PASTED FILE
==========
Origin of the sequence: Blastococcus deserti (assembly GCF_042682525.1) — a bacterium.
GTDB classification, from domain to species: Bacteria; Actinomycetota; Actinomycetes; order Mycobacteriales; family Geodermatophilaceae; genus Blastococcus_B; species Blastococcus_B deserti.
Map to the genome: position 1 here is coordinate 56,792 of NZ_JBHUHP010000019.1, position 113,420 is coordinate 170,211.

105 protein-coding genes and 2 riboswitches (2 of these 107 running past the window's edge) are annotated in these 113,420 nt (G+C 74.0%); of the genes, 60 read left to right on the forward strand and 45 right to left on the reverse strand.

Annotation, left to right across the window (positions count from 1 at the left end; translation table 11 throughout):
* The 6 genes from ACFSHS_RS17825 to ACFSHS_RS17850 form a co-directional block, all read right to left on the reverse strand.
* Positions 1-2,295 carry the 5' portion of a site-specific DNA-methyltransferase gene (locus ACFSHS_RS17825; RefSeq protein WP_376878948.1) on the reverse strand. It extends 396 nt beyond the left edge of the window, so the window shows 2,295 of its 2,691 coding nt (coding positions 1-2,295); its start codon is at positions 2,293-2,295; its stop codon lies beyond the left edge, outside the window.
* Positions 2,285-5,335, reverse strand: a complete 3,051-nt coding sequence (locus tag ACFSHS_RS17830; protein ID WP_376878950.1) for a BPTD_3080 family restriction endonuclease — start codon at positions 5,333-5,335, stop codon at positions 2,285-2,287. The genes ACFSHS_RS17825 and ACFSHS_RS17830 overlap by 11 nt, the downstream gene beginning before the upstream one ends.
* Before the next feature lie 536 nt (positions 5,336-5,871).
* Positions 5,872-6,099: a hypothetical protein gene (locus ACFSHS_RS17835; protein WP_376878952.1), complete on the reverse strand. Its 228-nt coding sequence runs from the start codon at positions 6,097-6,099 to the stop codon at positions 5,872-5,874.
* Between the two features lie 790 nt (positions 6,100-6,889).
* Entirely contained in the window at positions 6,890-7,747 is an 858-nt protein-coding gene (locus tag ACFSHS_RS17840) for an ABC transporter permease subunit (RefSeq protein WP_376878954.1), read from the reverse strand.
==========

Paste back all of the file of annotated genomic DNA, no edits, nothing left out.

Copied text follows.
Origin of the sequence: Blastococcus deserti (assembly GCF_042682525.1) — a bacterium.
GTDB classification, from domain to species: Bacteria; Actinomycetota; Actinomycetes; order Mycobacteriales; family Geodermatophilaceae; genus Blastococcus_B; species Blastococcus_B deserti.
Map to the genome: position 1 here is coordinate 56,792 of NZ_JBHUHP010000019.1, position 113,420 is coordinate 170,211.

105 protein-coding genes and 2 riboswitches (2 of these 107 running past the window's edge) are annotated in these 113,420 nt (G+C 74.0%); of the genes, 60 read left to right on the forward strand and 45 right to left on the reverse strand.

Annotation, left to right across the window (positions count from 1 at the left end; translation table 11 throughout):
* The 6 genes from ACFSHS_RS17825 to ACFSHS_RS17850 form a co-directional block, all read right to left on the reverse strand.
* Positions 1-2,295 carry the 5' portion of a site-specific DNA-methyltransferase gene (locus ACFSHS_RS17825; RefSeq protein WP_376878948.1) on the reverse strand. It extends 396 nt beyond the left edge of the window, so the window shows 2,295 of its 2,691 coding nt (coding positions 1-2,295); its start codon is at positions 2,293-2,295; its stop codon lies beyond the left edge, outside the window.
* Positions 2,285-5,335, reverse strand: a complete 3,051-nt coding sequence (locus tag ACFSHS_RS17830; protein ID WP_376878950.1) for a BPTD_3080 family restriction endonuclease — start codon at positions 5,333-5,335, stop codon at positions 2,285-2,287. The genes ACFSHS_RS17825 and ACFSHS_RS17830 overlap by 11 nt, the downstream gene beginning before the upstream one ends.
* Before the next feature lie 536 nt (positions 5,336-5,871).
* Positions 5,872-6,099: a hypothetical protein gene (locus ACFSHS_RS17835; protein WP_376878952.1), complete on the reverse strand. Its 228-nt coding sequence runs from the start codon at positions 6,097-6,099 to the stop codon at positions 5,872-5,874.
* Between the two features lie 790 nt (positions 6,100-6,889).
* Entirely contained in the window at positions 6,890-7,747 is an 858-nt protein-coding gene (locus tag ACFSHS_RS17840) for an ABC transporter permease subunit (RefSeq protein WP_376878954.1), read from the reverse strand.